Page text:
Empathy in Mental health artwork
Mental Health Training

Empathy in Mental health

  • S4E156
  • 11:22
  • September 26th 2021

Empathy in Mental Health

Empathy is a natural human emotion, and it served our ancestors’ to thrive on being socially acceptable within society and sensitive to the needs of our offspring. 

Now, anyone devoid of it strikes us as threatening or mentally ill.

For example, the absence of empathy is often considered one of the distinctive features of narcissism and violent behaviour is also known for its lack of compassion. 

Empathy defined: 

We cringe with imagined pain as we watch someone fall or cry at a stranger’s loss as we witness their sorrow; these are common humanistic responses. It is often described as “the ability to see the world through someone else’s eyes”. (LeCompte A (2000).

To be empathetic, we have to visualise what it would be like to be a mentality in the head of others or to walk a mile in their shoes.

Initially, empathy makes us reach out to others emotionally and then understand their situation and treat them with kindness. 

Some of you may recognise this as good old morals or bedside manner within the medical profession, but there is indeed a link between empathy and quality of care (Huggard, 2003).

Martin Clunes adequately displayed this as Doc Martin tribulations with his absence of altruism and fear of blood (hemophobia) contributed to some amusing encounters and sympathetic groans from the viewers in the British TV series that beggars belief.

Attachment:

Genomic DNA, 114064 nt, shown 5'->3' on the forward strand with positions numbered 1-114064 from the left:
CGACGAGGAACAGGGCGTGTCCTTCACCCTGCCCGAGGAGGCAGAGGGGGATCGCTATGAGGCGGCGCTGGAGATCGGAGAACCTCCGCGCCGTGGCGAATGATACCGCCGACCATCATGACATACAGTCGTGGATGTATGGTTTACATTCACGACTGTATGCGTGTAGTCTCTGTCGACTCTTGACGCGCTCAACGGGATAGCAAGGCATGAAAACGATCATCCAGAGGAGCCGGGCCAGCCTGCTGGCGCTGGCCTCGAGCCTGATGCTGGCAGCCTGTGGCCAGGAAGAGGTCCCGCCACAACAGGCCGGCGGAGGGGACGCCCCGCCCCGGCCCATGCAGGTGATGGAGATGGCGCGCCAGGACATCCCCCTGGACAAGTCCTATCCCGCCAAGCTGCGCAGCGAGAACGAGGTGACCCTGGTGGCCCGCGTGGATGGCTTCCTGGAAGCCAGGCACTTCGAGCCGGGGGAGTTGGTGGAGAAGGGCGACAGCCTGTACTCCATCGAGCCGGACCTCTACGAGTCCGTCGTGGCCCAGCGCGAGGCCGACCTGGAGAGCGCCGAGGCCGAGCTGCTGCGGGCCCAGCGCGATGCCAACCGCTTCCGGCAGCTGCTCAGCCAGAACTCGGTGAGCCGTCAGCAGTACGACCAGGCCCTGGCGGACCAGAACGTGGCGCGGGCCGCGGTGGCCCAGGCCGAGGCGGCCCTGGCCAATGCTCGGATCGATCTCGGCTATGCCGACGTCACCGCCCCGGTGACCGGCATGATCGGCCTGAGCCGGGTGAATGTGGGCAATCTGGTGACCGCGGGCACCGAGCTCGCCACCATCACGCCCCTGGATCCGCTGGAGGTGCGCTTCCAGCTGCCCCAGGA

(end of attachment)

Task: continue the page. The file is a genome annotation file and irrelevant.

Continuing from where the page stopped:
Alternatively, as our stress hormone kicks into survival mode, our empathic nature then shuts down in the heat of the moment, focusing only on our particular pain and the innate need for self-preservation. 

However, this simplistic approach is questionable if you look at personality traits.

Some people, known as empaths, have such high empathy that they seem to take on the feelings of others, and their cortisol response is undoubtedly different in this case. They often respond more strongly to the pain and emotional distress others experience.

The mental load of feeling what everyone around you feels can also become too much and cause an increase of cortisol within the person.

Empaths share all the traits of Dr Elaine Aron’s “Highly Sensitive People” or HSPs. Empaths are like sponges that absorb all the stress surrounding them, making them vulnerable to adrenal fatigue. 

Learn more: https://mentalhealthtraining.info/mental-health/empathy

Mental Health Training